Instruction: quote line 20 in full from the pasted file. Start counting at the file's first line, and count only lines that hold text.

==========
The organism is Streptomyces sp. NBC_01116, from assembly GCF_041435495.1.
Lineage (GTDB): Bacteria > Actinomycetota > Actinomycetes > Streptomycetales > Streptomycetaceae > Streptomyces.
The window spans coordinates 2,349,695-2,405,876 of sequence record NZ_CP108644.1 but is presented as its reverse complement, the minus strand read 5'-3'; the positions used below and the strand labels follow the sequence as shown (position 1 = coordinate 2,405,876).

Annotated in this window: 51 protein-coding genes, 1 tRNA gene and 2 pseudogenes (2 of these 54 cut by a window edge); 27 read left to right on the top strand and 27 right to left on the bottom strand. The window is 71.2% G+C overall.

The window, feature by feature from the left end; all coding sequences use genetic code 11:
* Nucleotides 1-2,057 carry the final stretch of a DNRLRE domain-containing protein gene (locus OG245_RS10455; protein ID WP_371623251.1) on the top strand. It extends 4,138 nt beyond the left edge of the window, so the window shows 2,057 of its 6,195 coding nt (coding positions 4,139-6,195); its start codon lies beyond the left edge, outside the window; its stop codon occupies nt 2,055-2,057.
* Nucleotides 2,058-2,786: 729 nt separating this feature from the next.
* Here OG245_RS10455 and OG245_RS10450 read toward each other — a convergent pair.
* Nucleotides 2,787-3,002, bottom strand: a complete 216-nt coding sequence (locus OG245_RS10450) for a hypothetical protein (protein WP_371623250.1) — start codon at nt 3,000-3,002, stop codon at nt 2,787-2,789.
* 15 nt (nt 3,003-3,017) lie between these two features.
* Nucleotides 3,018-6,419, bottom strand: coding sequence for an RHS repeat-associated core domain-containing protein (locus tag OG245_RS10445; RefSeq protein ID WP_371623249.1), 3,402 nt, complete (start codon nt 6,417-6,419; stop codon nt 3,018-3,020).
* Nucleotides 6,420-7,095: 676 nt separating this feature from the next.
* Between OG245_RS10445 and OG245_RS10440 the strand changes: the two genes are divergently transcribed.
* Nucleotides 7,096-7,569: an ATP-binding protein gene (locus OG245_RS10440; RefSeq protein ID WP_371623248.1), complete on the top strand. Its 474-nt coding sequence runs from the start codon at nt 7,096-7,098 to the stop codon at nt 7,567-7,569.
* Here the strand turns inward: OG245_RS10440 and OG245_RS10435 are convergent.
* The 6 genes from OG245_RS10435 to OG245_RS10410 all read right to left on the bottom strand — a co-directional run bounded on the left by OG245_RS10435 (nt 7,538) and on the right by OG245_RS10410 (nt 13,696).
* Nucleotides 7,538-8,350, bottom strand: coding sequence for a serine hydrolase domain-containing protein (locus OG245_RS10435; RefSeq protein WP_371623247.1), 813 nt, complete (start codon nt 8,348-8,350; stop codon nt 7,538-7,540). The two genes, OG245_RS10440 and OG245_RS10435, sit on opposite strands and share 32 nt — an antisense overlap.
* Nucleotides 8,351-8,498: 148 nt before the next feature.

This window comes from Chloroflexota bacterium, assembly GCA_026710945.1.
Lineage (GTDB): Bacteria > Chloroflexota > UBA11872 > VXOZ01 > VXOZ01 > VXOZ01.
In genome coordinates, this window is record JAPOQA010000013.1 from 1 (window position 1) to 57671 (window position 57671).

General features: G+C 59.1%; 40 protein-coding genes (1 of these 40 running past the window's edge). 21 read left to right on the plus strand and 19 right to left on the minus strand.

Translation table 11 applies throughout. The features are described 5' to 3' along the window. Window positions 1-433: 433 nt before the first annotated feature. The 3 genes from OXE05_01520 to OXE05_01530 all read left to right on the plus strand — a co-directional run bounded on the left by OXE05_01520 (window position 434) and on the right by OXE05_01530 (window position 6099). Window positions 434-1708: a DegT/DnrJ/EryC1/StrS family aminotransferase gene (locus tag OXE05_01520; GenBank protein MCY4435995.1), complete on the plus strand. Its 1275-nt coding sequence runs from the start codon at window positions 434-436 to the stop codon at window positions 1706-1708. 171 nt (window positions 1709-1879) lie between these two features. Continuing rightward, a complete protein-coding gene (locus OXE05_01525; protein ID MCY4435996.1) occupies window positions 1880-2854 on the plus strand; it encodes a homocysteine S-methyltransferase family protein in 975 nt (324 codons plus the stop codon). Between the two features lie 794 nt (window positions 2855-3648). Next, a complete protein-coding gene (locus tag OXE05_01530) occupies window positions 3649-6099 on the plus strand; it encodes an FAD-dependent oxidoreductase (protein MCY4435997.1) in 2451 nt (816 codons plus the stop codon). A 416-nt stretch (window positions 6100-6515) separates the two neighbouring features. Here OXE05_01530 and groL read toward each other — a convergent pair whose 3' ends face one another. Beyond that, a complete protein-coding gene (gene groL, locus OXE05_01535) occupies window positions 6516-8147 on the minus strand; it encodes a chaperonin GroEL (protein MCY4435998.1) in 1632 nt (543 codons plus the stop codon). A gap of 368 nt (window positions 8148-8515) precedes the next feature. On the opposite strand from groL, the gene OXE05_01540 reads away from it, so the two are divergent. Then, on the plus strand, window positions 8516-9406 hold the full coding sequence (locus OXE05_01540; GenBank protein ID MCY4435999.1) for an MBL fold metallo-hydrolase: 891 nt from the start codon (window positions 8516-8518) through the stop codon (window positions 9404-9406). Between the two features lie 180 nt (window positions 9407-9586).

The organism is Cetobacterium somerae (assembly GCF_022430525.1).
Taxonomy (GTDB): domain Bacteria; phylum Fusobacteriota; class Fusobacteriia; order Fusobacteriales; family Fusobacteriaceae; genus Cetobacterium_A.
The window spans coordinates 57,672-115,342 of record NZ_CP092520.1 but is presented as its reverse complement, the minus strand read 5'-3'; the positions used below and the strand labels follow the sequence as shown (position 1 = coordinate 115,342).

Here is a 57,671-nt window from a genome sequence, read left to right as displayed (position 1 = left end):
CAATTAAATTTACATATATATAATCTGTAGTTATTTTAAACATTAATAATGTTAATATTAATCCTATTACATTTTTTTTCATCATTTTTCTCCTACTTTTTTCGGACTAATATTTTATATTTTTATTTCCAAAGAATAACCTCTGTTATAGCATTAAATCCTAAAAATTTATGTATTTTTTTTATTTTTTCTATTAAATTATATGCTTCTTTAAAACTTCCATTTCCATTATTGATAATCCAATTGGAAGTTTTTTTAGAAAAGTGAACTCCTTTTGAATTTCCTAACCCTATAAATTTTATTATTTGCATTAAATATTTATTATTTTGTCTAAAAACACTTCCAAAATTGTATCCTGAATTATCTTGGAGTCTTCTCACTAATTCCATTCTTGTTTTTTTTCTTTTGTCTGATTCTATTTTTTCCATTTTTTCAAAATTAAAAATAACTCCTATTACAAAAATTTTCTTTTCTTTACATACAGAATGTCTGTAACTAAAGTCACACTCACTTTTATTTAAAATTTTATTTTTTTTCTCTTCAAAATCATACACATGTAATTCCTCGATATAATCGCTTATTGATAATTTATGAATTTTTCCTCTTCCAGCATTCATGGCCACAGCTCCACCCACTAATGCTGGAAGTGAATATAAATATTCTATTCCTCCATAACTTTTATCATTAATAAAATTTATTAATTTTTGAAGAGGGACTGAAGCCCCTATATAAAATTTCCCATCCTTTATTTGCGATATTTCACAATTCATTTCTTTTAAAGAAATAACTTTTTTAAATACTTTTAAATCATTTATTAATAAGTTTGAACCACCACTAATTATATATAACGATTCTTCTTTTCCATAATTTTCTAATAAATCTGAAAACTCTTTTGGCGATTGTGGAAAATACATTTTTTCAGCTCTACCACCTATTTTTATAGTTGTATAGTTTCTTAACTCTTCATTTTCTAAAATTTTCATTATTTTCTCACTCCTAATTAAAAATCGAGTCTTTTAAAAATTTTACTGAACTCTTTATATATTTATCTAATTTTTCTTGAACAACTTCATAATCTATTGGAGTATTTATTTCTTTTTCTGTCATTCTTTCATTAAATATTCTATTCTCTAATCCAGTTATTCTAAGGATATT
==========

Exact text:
Lineage (GTDB): Bacteria > Chloroflexota > UBA11872 > VXOZ01 > VXOZ01 > VXOZ01.